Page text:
Tackling fraud: internal controls and risk assessment under ISA-315

October 25, 2021

In 2020, many businesses temporarily abandoned established procedures and protocols as COVID-19 impacted organisations.

As life returns to normal, what does the International Standard on Auditing (ISA) 315 require of auditors when it comes to identifying possible fraud?

The International Auditing and Assurance Standards Board issued a revised ISA-315 in December 2019 titled ‘Identifying and Assessing the Risks of Material Misstatement’.

It provides guidance to auditors on the way in which they’ll identify and assess the risks of material misstatement in financial statements, and will apply to audits of financial statements for periods beginning on or after 15 December 2021.

What do you need to know about ISA-315?

ISA-315 provides a basis for designing and implementing responses to the assessed risks of material misstatement, either by error or by fraud. 

While external audits are not designed to detect fraud, external auditors need to assess the risk of material fraud and build it into their risk assessment. ISA-315 sets out how to do that.

Internal controls

Part of the process is assessing the internal controls of the business. This refers to the policies and procedures that are put in place to manage the business with appropriate governance.

During the pandemic, some businesses may have deviated from their policies and procedures. So a key risk area for upcoming audits is to check that policies were adhered to, or appropriately revised, despite the disruption.

This is an important factor for the auditor’s evaluation of the business’s accounting policies, and whether they’re consistent with the financial reporting framework. 

The term “internal control” has been revised in the updated ISA-315 to cover the business’s “system of internal controls”. This widens the definition to include all systems of the business that help to provide the management team with reasonable assurance that their financial reporting is reliable.

There’s now a greater emphasis on understanding the organisation’s use of IT. For example, a glitch in an IT system can lead to a misstatement. Or there may be fragility in the system that opens up the opportunity for fraud. While auditors aren’t responsible for detecting fraud, it’s now part of the role to raise potential vulnerabilities in the system.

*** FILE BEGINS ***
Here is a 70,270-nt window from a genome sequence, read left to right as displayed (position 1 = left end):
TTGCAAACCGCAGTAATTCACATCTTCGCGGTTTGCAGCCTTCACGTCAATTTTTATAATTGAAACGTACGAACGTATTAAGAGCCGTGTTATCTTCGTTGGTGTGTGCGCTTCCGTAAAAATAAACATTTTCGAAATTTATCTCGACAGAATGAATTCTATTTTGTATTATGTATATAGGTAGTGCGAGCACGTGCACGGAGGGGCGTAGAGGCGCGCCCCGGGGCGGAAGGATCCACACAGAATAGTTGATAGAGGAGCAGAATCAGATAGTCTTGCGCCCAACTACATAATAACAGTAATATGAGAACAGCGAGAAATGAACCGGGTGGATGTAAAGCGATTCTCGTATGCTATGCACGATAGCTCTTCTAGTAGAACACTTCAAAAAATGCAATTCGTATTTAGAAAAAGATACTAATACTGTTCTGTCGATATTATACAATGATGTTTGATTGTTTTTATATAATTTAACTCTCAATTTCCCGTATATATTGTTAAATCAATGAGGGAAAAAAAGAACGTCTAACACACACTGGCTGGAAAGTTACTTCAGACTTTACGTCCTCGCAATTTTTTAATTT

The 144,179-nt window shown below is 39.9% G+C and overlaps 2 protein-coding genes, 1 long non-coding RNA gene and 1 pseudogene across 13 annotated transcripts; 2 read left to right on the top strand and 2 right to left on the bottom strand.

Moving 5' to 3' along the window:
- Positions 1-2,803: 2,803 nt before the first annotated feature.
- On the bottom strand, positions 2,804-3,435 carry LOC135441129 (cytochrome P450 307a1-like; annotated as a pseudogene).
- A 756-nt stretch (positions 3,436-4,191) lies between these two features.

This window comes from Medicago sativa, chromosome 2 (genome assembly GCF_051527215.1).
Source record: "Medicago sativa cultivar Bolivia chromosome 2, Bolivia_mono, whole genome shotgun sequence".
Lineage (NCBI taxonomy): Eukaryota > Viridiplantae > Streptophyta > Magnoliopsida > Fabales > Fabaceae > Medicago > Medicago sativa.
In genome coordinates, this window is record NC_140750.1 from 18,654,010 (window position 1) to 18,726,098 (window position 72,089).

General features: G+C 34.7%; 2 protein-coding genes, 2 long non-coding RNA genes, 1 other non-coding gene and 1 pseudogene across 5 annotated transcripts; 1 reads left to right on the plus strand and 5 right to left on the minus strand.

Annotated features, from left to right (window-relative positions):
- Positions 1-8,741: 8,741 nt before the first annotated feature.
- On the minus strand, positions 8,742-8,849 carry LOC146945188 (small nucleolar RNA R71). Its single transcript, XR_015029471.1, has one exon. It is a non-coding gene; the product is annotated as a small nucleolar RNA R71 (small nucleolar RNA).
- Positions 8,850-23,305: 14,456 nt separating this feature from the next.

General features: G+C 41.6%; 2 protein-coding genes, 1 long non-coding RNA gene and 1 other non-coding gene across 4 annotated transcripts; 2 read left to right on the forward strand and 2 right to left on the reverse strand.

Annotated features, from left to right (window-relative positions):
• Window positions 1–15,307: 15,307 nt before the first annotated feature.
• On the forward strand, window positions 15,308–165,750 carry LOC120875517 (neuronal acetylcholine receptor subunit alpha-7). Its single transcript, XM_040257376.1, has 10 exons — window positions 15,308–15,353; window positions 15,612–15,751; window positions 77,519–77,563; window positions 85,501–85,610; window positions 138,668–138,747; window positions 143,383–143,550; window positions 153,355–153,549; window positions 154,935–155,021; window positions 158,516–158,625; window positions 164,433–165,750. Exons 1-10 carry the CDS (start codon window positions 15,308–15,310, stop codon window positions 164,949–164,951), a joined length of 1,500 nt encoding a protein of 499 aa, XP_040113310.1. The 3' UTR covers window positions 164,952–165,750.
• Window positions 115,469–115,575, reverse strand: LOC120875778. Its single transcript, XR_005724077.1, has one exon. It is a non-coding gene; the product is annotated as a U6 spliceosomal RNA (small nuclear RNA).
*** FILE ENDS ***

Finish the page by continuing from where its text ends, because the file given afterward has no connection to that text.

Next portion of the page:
You’ll need to understand the general IT and the information processing controls of the business. This includes IT applications, supporting IT infrastructure, IT processes and the personnel involved. 

It’s extensive and also includes the programs used for processing, recording and reporting transactions and financial information.

The risk assessment

You may already know that such audits must include a comprehensive risk assessment.

The risk assessment must be devised to obtain audit evidence impartially. That means that the risk assessment is not more focused on finding corroborative evidence than it is on finding contradictory evidence, and vice versa. The aim is to find balanced evidence, to give the clearest possible view of the financial statements.

How do you do that? You’ll need to question any contradictory evidence. Use your professional scepticism to scrutinise the reliability of the documents. View them in light of your inquiries with management and anybody who works in governance.

ISA-315 places greater weight on professional scepticism. You’ll need to show how you evaluated the evidence. This will go to show whether you’ve adequately identified and assessed the risk of material misstatement.

How we can help

ISA 315 is a complicated framework of guidance and regulation. If you’d like to discuss any aspect of external or internal auditing, please contact your local Kreston firm or our central team on